The lamb weighed 2.3 kg and got 20 mins at 220c then another 80 mins at 160c, it was on a rack above the grill tray which I'd filled with water. A technique the Chinese use a lot that combines roasting with steaming and stops lots of smoke! After cooking it was wrapped in foil and rested for an hour. Then I made a gravy from the tray's juice filled water, a teaspoon of dashi stock powder and some cornflour.

The lemon rind was combined with olive oil, salt, the juice of another lemon and then poured over the lamb and potatoes.
This will sound like showing off, actually it is, but the effect was sublime. There's enough going on.... but not too much. In the past I'd have been smearing all sorts on it... cumin, smoked paprika, other herbs... so this was progress of a sorts. These were the wines....

The Pinot Bianco I've blogged about before. It's now just £5.99 in M&S and at that price is a serious bargain.
The Sancerre Rose, made from pinot noir grapes, was very summery, but not worth the normal price of £10.99... though it's on offer at £7.99 just now.
Mikey brought the Chateauneuf du Pape, Les Closiers, 2006, also from M&S. Really nice peppery, sweet grenache fruit and quite structured too. It went really well with the lamb.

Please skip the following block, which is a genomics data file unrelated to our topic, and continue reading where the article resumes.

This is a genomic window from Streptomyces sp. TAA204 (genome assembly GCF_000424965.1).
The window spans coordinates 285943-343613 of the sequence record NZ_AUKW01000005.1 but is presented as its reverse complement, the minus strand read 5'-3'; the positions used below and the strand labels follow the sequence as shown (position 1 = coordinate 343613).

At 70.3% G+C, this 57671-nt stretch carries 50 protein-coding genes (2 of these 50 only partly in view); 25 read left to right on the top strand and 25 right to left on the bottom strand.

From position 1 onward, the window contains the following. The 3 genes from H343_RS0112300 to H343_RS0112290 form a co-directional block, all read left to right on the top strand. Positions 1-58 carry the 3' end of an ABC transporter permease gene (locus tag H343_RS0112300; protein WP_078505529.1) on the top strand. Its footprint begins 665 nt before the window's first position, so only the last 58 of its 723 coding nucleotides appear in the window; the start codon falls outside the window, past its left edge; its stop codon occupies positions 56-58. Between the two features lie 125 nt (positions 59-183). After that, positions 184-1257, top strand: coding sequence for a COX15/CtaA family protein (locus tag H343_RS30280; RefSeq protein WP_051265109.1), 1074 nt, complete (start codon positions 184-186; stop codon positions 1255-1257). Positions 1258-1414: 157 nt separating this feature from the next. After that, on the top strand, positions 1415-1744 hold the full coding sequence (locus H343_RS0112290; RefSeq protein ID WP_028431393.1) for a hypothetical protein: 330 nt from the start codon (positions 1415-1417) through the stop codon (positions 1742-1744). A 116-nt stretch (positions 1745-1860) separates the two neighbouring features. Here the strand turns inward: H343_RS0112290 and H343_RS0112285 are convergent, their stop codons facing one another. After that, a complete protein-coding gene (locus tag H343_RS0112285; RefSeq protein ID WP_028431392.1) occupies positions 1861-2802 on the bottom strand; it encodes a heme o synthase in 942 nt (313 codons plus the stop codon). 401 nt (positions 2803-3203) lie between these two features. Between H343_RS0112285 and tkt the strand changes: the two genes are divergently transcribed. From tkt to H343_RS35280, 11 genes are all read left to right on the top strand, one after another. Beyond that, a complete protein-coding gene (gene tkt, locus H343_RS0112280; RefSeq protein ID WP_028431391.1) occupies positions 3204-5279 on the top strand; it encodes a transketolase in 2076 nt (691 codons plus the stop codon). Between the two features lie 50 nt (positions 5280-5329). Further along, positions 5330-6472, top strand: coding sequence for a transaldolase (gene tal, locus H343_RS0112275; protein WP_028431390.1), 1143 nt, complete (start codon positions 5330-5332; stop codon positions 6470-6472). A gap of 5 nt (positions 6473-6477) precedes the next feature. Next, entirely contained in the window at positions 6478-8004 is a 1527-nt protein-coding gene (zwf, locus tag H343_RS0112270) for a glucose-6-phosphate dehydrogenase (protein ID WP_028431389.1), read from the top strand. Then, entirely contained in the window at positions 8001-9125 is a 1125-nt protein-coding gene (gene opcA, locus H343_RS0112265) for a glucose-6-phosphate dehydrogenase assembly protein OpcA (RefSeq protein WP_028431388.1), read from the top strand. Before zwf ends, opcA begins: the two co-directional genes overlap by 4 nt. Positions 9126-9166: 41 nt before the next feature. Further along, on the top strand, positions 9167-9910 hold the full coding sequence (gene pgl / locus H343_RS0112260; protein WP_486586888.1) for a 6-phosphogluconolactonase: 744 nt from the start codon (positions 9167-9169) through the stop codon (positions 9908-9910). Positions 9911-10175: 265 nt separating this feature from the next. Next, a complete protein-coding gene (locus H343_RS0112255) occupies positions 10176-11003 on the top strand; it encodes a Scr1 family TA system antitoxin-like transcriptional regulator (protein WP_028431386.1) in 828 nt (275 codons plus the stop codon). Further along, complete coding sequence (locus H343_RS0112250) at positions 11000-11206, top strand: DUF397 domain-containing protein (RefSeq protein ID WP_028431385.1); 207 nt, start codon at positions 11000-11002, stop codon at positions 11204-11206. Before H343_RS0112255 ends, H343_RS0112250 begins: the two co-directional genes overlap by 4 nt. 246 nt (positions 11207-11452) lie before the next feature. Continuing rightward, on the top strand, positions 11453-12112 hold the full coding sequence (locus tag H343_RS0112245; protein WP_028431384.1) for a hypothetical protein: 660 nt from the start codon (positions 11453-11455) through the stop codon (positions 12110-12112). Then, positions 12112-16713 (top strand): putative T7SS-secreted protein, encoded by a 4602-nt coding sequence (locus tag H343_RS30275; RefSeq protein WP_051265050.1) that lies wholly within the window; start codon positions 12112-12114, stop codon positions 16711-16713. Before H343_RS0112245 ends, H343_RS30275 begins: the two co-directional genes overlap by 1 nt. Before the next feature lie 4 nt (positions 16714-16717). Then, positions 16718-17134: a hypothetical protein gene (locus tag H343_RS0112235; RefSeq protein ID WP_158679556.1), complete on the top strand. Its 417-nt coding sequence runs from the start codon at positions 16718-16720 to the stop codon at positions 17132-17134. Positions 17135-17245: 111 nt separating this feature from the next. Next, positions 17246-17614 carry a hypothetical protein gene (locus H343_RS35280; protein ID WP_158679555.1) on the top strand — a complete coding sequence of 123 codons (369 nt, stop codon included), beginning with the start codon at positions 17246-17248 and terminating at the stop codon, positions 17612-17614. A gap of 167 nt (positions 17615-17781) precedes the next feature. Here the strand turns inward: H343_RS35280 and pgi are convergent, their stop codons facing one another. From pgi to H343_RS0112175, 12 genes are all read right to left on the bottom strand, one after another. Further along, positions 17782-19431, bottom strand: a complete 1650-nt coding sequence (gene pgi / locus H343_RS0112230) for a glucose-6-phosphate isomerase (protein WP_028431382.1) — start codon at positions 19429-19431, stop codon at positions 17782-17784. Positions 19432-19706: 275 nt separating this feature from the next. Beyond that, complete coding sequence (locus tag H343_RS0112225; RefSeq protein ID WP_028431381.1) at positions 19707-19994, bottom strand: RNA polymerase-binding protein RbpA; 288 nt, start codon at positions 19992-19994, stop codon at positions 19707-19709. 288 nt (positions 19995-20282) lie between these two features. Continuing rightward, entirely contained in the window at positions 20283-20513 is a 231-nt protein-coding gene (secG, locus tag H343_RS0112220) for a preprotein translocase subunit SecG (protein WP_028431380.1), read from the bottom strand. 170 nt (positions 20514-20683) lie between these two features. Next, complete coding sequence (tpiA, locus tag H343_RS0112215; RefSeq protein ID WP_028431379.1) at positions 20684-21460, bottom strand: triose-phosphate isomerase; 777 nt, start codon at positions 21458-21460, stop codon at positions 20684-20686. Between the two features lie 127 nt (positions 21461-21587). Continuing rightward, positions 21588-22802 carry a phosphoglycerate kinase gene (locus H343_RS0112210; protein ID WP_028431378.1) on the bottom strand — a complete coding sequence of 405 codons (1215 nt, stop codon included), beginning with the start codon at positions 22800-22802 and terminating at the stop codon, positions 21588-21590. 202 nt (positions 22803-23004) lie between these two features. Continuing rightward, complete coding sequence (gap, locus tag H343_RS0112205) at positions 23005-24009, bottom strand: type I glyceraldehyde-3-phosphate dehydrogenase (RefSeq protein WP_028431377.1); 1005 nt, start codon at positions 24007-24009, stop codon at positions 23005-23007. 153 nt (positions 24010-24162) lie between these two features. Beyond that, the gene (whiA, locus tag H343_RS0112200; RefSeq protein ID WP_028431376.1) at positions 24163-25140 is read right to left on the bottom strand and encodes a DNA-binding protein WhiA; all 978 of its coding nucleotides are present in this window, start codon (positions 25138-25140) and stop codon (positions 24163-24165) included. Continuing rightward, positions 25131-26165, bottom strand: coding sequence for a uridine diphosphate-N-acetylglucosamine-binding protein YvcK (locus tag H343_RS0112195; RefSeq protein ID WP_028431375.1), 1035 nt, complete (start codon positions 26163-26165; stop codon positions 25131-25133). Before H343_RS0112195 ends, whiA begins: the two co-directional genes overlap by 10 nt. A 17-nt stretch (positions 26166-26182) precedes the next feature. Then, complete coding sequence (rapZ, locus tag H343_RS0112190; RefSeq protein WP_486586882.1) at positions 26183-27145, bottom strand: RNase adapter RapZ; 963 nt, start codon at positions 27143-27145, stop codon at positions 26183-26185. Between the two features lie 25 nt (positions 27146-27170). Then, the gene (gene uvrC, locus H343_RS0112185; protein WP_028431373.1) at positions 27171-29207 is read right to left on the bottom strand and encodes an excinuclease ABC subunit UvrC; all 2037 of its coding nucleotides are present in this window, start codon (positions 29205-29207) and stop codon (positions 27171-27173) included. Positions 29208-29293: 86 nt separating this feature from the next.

Niven and Sabeen brought the Chianti Reserva 2003, it was very good, quite oaky but with a lot of ripe fruit to balance it out.
And finally, nearly the last of my delicious Leitz Auslese also mentioned in a previous blog. We drank that with Eton Mess - a mix of strawberries, meringue and cream- simple but delicious. By now things were getting a little hazy...

We finished the night off around the corner at Uisge Beatha. I think it's brewery owned these days but they've kept the eclectic interior of the woman who first furnished it. She combed sales rooms for cast offs from country houses that had been stuffed with souvenirs of colonial adventures... old paintings of men in uniform, antelope heads and other oddities.

Nowadays it's seen as a quintessentially Scottish experience, a tourist 'must see' on any visit to Glasgow.

236-242 Woodlands Road
0141 564 1596